SIGIA-L Mail Archives: Re: SV: [Sigia-l] logo as link to home
Re: SV: [Sigia-l] logo as link to home
From: Thomas Vander Wal (thomas_at_vanderwal.net)
Date: Thu Sep 05 2002 - 08:07:46 EDT
I agree with needing more research, as when I found users in testing
situations trying to click the logo for the brand/organization/site that
sits in the upper left-hand corner I went digging for research. This began
about 2 years ago that this pattern began popping up consistently. Jakob
often states that the site should follow this convention, but I have found
one must test everything with the sites users as Jakob's mandates don't
always travel to far into a site's actual user community.
I also strongly agree with Christina that the site should also have a
"Home" link that will help those users not familiar with the logo link home
convention. This can be done in a navigation bar context or in breadcrumbs.
Site owners and developers often forget that single pages in the site can be
linked to from elsewhere on the Internet and giving the user a way up to the
top of the site is very helpful, that is if the owners and developers of the
site believe the site has something else to offer besides the one page
linked to externally.
All the best,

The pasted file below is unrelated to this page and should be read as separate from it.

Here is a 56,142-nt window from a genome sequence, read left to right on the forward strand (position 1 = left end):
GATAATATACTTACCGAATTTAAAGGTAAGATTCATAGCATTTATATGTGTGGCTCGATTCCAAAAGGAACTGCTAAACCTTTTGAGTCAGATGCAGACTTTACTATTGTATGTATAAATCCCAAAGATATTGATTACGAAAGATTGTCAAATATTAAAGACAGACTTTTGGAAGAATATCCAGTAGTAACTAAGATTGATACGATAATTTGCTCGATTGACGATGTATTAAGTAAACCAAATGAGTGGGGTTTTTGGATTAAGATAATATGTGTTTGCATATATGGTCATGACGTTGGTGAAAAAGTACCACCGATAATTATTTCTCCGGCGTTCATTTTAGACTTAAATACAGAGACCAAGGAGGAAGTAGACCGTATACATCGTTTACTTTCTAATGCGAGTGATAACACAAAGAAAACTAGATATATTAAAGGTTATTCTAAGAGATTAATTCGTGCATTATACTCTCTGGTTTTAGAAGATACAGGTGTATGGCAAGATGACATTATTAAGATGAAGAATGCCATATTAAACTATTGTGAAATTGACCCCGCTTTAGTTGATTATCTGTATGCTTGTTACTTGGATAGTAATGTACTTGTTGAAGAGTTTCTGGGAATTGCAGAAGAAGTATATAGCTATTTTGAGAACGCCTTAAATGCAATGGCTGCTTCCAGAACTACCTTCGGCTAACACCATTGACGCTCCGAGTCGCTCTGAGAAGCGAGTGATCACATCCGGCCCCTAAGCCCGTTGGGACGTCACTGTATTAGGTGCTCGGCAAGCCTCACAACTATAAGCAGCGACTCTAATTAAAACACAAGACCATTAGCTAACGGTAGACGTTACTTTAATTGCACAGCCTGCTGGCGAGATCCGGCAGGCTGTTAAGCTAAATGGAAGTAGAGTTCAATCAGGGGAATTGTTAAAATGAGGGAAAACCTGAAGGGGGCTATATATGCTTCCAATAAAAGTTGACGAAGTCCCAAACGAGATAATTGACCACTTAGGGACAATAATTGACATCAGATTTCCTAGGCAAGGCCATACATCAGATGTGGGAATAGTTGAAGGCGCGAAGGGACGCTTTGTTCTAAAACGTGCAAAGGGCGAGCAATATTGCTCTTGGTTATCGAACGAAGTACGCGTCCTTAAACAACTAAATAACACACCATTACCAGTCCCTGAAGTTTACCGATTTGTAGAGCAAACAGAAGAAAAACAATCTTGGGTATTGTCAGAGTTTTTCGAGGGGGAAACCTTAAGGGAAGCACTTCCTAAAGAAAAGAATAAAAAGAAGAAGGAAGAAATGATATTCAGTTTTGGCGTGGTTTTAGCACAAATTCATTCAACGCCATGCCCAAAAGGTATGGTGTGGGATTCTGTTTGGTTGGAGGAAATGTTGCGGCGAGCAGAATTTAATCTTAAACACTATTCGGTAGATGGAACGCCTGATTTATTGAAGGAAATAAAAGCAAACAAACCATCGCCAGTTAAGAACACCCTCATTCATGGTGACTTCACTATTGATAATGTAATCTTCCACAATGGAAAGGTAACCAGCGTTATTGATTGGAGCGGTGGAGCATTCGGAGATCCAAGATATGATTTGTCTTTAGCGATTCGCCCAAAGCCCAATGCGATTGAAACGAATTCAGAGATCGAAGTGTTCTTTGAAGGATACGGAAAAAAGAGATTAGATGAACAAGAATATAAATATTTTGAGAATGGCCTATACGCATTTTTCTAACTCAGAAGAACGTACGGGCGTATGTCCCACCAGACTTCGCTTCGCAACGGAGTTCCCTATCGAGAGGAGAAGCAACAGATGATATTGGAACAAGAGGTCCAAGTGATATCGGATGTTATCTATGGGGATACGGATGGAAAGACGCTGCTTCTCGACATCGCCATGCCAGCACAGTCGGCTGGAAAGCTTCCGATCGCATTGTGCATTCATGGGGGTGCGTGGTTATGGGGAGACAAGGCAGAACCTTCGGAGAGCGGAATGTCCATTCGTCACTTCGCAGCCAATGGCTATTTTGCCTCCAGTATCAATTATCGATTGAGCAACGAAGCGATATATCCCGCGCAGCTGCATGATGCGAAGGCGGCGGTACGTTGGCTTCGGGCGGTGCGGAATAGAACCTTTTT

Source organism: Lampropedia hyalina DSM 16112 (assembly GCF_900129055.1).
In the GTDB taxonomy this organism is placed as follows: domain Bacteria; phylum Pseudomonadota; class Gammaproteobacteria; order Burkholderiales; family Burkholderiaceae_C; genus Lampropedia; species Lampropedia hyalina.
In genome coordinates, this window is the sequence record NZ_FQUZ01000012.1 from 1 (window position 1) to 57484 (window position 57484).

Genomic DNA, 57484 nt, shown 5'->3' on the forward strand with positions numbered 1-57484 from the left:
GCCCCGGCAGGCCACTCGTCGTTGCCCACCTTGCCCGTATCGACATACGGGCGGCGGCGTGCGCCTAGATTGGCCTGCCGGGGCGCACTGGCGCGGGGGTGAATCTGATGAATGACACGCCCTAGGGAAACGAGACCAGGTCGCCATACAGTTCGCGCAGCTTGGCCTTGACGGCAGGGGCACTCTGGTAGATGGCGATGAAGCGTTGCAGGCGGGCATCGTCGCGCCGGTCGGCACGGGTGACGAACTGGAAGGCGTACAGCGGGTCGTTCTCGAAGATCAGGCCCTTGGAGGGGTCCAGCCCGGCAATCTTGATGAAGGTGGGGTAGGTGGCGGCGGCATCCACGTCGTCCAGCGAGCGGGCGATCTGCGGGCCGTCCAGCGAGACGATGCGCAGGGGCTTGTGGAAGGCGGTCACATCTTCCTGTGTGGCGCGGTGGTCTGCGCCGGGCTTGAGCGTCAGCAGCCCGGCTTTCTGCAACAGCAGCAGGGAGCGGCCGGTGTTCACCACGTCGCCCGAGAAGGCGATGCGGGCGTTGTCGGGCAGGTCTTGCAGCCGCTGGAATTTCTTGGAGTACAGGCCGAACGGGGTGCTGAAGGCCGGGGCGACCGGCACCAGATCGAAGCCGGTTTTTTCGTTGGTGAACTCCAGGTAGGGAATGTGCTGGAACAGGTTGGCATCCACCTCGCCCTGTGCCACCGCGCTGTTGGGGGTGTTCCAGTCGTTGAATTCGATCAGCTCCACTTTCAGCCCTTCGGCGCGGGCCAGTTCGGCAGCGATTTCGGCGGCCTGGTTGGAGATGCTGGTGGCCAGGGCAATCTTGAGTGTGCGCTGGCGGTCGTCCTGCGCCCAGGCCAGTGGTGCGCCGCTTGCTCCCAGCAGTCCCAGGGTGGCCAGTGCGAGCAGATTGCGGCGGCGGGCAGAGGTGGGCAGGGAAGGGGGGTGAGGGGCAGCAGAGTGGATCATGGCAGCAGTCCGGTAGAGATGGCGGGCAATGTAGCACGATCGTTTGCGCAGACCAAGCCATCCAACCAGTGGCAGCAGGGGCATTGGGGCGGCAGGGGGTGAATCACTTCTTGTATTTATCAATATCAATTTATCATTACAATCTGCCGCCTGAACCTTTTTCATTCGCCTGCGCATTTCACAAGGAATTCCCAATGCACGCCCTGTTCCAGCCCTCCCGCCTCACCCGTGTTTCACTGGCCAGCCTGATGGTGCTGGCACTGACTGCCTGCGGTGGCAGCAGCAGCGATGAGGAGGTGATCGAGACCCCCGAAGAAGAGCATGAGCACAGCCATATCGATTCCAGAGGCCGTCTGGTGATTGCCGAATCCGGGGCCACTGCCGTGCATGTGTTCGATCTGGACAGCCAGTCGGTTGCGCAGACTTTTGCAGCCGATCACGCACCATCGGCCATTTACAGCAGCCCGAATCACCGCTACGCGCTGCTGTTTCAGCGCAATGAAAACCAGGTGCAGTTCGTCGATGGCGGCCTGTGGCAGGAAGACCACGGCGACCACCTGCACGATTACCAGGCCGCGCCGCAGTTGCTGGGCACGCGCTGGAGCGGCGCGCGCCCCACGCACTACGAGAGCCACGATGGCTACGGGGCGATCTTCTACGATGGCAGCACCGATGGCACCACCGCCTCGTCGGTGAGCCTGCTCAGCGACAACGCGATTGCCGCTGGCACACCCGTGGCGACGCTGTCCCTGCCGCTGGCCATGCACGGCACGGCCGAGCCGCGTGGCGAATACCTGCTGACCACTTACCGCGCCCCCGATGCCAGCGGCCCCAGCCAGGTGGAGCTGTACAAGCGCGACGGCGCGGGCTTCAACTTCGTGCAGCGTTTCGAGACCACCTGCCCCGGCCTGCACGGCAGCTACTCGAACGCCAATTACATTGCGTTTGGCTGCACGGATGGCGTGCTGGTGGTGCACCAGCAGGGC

----- Original Message -----
From: "Richard Wiggins" <rich_at_richardwiggins.com>
Sent: Thursday, September 05, 2002 7:10 AM
> Has anyone done any testing to verify the proposition that most users
> understand that the corporate logo is a link back to the home page? Any
> citations to articles on this topic?
> I'm part of a committee that's looking at best practices in university Web
> design. We sit in a room together and do group surfing. Different folks
> "drive" at different times. You'd be amazed how often one of the drivers
> has to be coached on a navigational aid that was assumed to be "obvious"
> the designer. I know I've told many people that the logo is a link home
> many times.
> Think back to 1993 when inline images that were hyperlinks were obvious
> because they all had borders around them. Then the design community took
> over and removed hyperlink borders and underscores. Today when I'm at,
> a newspaper site, I find myself rolling over each element (section name,
> headline, photos, callout heads, etc.) to find out if it's a hyperlink or
> not. And that doesn't always work (e.g. some links implemented in
> I'd want to see a usability study (real user observation, not just
> before concluding that most users now instinctively click on the logo to
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: Sun Nov 23 2003 - 22:55:23 EST